The November 2009 Aviation History Letter From Aviation History laments the current state of U.S. space exploration and commends designer Burt Rutan for inaugurating a new era of privately sponsored suborbital trips.
General Motors pulls the plug on Pontiac, the original American muscle car.
Benjamin Franklin was the first to recognize that man and the environment depended on each other for survival.
England's Fens, like the Louisiana Delta, formed over the last 10 millennia as rivers dumped sediment onto a sinking plain, forming wide marshes and creating a unique landscape and lifestyle.
British industry could fuel the British empire when engineers like Isambard Brunel connected the modern world.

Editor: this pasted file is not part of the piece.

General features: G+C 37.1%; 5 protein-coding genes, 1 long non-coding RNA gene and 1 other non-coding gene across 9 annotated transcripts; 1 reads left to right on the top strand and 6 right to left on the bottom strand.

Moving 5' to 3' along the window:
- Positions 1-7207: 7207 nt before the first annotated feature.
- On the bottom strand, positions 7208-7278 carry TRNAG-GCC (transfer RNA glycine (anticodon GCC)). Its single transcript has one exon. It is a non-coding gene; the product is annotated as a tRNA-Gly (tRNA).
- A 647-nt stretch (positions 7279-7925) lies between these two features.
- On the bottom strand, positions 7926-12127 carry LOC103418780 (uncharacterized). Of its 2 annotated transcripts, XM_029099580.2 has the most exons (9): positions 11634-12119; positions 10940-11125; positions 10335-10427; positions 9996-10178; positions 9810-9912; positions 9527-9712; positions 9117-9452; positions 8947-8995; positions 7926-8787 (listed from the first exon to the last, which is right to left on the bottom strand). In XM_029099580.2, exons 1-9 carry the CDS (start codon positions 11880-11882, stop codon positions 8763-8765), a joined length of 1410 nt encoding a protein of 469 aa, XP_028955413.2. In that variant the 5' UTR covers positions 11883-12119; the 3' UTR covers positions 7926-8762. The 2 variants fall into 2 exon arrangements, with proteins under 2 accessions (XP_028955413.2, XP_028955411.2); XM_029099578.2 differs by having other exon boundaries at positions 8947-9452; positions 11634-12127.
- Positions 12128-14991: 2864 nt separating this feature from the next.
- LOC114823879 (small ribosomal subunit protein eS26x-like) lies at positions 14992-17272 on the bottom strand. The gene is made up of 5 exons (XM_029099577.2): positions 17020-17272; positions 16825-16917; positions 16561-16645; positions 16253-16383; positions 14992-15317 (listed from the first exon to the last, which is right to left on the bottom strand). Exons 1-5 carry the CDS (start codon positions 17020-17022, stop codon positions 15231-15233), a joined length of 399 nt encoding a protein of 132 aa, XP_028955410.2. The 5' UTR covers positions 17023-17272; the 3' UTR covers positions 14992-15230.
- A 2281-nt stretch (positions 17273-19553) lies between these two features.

A scholar-monk who envisioned an Academy of Science, Roger Bacon's ideas were far ahead of his time and ran counter to the Church's doctrine.
By Dianna L. Dodson
Born 300 years ago, Benjamin Franklin remains perhaps the most inquisitive, creative and prodigious inventor, innovator and thinker ever born on American soil. But which of Franklin's many 'inventions' was actually his most important? A scientist offers a somewhat surprising answer.
John Logie Baird was one of several inventors in Europe and the U.S. in a neck-and-neck race to claim the title of 'first' to develop the technology to transmit and receive moving pictures, television.
Edmund Halley, best known for his 17th century prediction of the 76-year frequency of the cosmos' most famous comet, made scientific contributions far beyond astronomy.
Take a ride on Isambard Kingdom Brunel's short-lived Atmospheric Railway and learn why it failed.
Isambard Brunel's railway was among his greatest engineering successes and established him as one of Victorian Britain's brightest lights--one that continue to shine and inspire today.